Diet is absolutely key too. I would drop all processed carbs from your diet if you can. And most sugar. no regular sodas, no fruit juices, no junk food. Just eliminating those things goes a long way. Base your eating habits around eating quality meat products and vegetables. White rice is fine as well as a carb source.


#8

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i used one of the stationary bikes. just used them until the calorie counter on the machine said i lost 200 calories. is that a calorie amount i should aim for?

also the southwood program seems cool but one thing that is kind of bothering me is the power cleans. i have never done a power clean in my life. are there any exercises i can use to replace the power clean?


#9

are you done learning new movements in the gym?


#10

my squats are eh. i was nervous yesterday when i went to the gym with my friend. i haven’t squatted since i was in high school. i will try to perfect my form soon.

i did perform some military presses as well. that exercise was pretty simple to get the hang of.

i did some deadlifts as well. i need to work on my form for that as well.


#11

i think you misunderstood my question.

it sounds like you really don’t really have much experience with any lifts. why is the power clean, specifically, one that you’re opposed to learning? it’s fine if you just don’t want to do them, but I’m trying to understand why. as to the other lifts you mentioned:

you won’t. it takes years to ‘perfect form’, if you even ever perfect it. For most of us, we’re working with ‘good enough to generally avoid injury’ form. Since you’re not particularly comfortable with the movement, I suggest squatting without a barbell for awhile. You can perform Goblet Squats instead. You can find these on youtube. Basically, you hold a dumbbell or kettlebell with both hands at your chest, and squat. I find this variation on the squat to be the best for teaching the motor pattern, and feeling out depth on the squat.

I also suggest spending time at home in your spare time just sitting in a full squat position. Work up to longer and longer times doing this. It will help you tremendously to get comfortable with the bottom of the squat.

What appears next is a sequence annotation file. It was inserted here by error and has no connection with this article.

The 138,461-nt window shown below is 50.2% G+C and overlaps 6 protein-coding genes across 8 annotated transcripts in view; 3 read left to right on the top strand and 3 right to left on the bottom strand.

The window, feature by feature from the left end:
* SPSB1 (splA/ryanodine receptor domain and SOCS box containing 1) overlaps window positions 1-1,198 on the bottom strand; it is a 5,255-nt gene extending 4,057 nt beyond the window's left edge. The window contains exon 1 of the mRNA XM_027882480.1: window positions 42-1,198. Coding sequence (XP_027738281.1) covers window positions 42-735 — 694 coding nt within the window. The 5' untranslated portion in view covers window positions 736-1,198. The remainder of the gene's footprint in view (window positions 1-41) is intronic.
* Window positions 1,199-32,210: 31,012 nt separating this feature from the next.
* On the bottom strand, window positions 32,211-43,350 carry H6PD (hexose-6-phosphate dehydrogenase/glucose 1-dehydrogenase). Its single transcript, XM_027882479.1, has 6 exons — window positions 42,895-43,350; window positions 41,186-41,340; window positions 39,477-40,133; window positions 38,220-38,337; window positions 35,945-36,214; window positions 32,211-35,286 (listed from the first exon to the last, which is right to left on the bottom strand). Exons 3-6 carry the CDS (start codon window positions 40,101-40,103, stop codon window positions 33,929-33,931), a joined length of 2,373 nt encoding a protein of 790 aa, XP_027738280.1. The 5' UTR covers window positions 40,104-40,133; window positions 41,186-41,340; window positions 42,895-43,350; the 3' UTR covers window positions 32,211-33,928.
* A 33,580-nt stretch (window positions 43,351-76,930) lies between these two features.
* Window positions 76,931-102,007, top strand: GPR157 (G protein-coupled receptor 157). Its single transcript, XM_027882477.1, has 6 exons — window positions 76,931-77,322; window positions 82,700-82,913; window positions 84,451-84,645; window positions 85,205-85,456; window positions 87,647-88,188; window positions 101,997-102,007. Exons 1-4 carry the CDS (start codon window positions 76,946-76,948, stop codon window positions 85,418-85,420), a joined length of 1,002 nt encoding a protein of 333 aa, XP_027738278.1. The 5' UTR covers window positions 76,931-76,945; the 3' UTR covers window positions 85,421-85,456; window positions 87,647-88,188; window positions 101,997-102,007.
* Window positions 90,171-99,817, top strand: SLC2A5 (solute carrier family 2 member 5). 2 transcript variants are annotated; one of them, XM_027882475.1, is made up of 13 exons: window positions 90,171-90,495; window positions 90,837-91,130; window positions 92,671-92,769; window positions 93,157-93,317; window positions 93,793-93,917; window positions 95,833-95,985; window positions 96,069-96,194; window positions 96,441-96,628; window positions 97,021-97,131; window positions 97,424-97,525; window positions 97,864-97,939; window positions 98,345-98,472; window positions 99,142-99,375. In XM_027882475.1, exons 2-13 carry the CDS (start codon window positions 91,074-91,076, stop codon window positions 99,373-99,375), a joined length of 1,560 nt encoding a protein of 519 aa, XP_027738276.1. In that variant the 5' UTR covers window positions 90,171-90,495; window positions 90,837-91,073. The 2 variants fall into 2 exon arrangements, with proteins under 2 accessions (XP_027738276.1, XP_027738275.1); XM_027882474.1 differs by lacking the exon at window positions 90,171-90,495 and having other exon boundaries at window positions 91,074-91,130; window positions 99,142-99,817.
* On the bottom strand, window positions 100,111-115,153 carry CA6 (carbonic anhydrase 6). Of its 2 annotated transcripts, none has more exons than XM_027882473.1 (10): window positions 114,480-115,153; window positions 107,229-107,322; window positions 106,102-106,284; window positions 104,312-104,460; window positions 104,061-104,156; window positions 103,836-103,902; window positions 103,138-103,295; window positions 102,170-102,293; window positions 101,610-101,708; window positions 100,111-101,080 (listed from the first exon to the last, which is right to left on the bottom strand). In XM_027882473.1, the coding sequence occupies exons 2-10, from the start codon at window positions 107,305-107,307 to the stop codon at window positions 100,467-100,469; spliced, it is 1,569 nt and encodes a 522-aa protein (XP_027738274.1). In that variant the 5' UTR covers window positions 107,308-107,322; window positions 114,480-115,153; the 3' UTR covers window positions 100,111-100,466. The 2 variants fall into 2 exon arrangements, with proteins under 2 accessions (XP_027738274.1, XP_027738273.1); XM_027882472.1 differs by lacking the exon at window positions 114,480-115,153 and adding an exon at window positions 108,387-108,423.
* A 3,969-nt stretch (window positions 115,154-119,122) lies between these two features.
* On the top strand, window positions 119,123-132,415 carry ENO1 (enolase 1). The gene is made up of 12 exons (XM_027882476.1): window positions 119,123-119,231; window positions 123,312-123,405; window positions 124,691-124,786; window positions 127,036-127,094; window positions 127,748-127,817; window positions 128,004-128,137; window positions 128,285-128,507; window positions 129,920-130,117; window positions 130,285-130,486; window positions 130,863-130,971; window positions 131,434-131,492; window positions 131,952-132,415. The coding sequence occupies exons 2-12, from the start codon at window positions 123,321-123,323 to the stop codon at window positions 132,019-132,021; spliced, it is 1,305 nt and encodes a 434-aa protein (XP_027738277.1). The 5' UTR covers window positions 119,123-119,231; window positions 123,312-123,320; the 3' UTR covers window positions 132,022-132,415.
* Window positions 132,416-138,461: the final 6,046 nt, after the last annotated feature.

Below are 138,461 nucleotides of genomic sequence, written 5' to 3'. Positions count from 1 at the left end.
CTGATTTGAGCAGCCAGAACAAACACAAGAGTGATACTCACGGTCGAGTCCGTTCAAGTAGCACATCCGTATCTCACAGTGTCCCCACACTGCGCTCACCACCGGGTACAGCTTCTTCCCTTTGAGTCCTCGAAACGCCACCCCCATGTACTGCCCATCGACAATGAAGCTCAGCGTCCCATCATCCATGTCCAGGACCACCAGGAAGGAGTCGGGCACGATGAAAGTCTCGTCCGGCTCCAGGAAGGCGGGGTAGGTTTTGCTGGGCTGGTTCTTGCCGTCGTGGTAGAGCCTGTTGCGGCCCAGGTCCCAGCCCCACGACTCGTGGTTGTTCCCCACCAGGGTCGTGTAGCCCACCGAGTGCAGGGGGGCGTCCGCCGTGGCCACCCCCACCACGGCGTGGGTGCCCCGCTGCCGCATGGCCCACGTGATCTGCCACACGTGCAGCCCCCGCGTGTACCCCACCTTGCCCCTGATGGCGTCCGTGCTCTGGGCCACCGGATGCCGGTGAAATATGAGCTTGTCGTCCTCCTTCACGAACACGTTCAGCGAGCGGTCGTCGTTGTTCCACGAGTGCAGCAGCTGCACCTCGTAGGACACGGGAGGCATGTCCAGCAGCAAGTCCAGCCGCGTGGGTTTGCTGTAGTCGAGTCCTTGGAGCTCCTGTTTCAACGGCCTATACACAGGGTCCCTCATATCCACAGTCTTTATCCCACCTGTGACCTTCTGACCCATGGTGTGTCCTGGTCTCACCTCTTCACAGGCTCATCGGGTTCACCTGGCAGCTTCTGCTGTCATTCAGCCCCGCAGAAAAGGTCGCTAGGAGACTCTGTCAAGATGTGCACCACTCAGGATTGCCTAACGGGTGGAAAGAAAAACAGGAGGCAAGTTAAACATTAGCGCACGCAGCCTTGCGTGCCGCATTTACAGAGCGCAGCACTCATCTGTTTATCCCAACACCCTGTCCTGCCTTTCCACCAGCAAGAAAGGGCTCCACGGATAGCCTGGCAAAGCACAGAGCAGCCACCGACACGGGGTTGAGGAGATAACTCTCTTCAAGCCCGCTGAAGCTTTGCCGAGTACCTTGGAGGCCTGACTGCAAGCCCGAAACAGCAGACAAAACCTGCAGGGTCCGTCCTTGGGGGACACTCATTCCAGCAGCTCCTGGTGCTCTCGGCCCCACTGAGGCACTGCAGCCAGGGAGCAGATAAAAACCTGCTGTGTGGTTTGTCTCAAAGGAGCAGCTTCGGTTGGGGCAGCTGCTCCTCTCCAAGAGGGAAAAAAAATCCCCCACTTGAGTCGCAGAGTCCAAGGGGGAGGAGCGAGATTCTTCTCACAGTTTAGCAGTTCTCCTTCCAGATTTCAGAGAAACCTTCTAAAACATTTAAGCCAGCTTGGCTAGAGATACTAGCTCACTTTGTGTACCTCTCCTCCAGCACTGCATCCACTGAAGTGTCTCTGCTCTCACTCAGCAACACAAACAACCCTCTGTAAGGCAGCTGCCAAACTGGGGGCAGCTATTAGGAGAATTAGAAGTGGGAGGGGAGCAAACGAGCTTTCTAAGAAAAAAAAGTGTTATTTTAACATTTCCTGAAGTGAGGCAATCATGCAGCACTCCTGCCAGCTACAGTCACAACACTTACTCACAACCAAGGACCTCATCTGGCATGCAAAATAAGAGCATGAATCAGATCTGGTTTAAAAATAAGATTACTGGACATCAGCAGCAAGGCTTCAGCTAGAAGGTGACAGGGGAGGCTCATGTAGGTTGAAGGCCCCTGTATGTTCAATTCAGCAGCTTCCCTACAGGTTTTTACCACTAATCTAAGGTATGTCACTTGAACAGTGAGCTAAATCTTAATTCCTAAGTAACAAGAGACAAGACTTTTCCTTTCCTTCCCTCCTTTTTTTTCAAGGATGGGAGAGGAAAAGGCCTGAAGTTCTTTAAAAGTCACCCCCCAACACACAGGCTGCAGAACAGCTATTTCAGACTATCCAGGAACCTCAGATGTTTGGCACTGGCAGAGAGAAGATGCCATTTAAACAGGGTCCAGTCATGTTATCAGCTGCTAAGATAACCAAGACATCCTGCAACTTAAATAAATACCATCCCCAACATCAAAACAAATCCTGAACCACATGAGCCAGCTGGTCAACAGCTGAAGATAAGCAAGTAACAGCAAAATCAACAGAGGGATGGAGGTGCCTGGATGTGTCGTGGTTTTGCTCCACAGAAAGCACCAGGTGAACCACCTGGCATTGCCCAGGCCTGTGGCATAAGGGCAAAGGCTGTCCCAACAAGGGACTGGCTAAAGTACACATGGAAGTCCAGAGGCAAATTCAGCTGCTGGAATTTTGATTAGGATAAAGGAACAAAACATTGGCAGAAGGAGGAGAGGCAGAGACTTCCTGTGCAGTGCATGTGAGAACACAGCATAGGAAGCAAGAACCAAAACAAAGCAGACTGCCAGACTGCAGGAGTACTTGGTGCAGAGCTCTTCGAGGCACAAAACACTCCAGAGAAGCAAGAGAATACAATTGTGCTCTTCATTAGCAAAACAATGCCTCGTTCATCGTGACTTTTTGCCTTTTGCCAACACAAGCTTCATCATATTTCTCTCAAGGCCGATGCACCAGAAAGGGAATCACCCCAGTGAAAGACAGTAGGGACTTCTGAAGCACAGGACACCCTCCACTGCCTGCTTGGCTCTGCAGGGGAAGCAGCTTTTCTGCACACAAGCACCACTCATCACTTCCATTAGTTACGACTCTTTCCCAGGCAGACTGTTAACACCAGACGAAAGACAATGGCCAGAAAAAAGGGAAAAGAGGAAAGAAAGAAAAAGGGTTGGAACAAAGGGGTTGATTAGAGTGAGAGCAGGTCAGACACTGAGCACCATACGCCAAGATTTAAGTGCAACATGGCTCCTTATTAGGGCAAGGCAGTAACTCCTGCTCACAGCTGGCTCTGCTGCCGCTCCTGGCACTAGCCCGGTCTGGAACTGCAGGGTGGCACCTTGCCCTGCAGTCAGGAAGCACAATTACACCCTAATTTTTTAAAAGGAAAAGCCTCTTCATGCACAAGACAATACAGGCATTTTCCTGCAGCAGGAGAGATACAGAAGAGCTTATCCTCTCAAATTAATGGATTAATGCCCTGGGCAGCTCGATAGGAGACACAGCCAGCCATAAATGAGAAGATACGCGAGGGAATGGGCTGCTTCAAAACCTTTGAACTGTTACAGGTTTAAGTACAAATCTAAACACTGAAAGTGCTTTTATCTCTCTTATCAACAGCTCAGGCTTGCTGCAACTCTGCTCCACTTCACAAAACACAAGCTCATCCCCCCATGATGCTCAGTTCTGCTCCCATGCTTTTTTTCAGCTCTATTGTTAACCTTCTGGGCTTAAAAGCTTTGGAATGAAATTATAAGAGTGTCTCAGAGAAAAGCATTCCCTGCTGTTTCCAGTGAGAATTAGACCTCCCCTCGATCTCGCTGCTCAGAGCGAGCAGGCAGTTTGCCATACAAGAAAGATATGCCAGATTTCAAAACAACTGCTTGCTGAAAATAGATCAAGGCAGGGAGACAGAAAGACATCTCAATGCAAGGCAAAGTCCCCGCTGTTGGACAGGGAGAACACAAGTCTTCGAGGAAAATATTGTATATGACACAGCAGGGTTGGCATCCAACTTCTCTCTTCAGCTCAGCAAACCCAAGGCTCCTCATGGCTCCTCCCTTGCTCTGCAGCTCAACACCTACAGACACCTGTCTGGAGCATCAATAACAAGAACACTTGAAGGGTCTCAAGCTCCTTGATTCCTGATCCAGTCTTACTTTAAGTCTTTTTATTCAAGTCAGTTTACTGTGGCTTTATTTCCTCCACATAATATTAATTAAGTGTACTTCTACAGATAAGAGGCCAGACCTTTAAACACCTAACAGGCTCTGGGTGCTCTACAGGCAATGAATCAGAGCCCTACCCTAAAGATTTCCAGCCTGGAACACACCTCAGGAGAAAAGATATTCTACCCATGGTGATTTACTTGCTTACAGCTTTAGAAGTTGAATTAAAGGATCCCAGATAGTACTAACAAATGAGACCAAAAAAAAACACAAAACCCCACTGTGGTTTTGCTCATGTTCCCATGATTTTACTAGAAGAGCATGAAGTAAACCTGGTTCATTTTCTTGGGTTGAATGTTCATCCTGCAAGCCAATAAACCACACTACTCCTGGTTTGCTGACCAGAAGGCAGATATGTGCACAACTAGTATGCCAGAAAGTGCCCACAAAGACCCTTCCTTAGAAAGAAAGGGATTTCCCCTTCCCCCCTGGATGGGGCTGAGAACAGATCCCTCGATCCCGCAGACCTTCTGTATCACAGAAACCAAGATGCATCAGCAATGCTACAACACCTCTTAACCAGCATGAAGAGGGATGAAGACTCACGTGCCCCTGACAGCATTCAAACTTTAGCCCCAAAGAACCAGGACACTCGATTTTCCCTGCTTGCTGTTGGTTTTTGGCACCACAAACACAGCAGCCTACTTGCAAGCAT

good! This is indeed a fairly simple movement. It’s a little more difficult to do while standing, because that involves bracing your core. But overall, it’s not bad.

same as with the squat: we all need work. The key on deadlift, for safety, is to make sure you don’t round the lower portion of your back significantly, and maintaining your torso posture throughout the movement.

If you can, I would highly suggest filming and posting any and all movements you have concerns about. There are people (like me) who have decades of experience behind us who are willing to help you. It’s pretty invaluable support, especially when compared to what you pay for at most commercial gyms, which is generally a 23 year old kid with 2 years of lifting under his belt and a stupid certificate saying he’s allowed to train people, lol.


#12

They’re not rocket science, this below is a good guide below. Just doing a bunch of practice sets learning the movement is a good workout in itself, fine to go light and add weight conservatively with them until feel confident…

For cardio I like alternating between HIIT -(basically sprints/preprogrammed hill program etc on the bike) or very low intensity steady state with heart rate at about 50-65% no higher. both for 20-45 mins. Play around and see what you body best responds too


#13

You’re lucky. When I first started lifting a long time ago, the internet wasnt really a thing. Nowadays, you can literally see multiple versions of how to properly execute a lift.

Plus, there nothing worse than 2 young guys who have no knowledge or experience working out together. Its cumulative ignorance. You really need to find someone or something (like the above) to show you the proper form and techniques.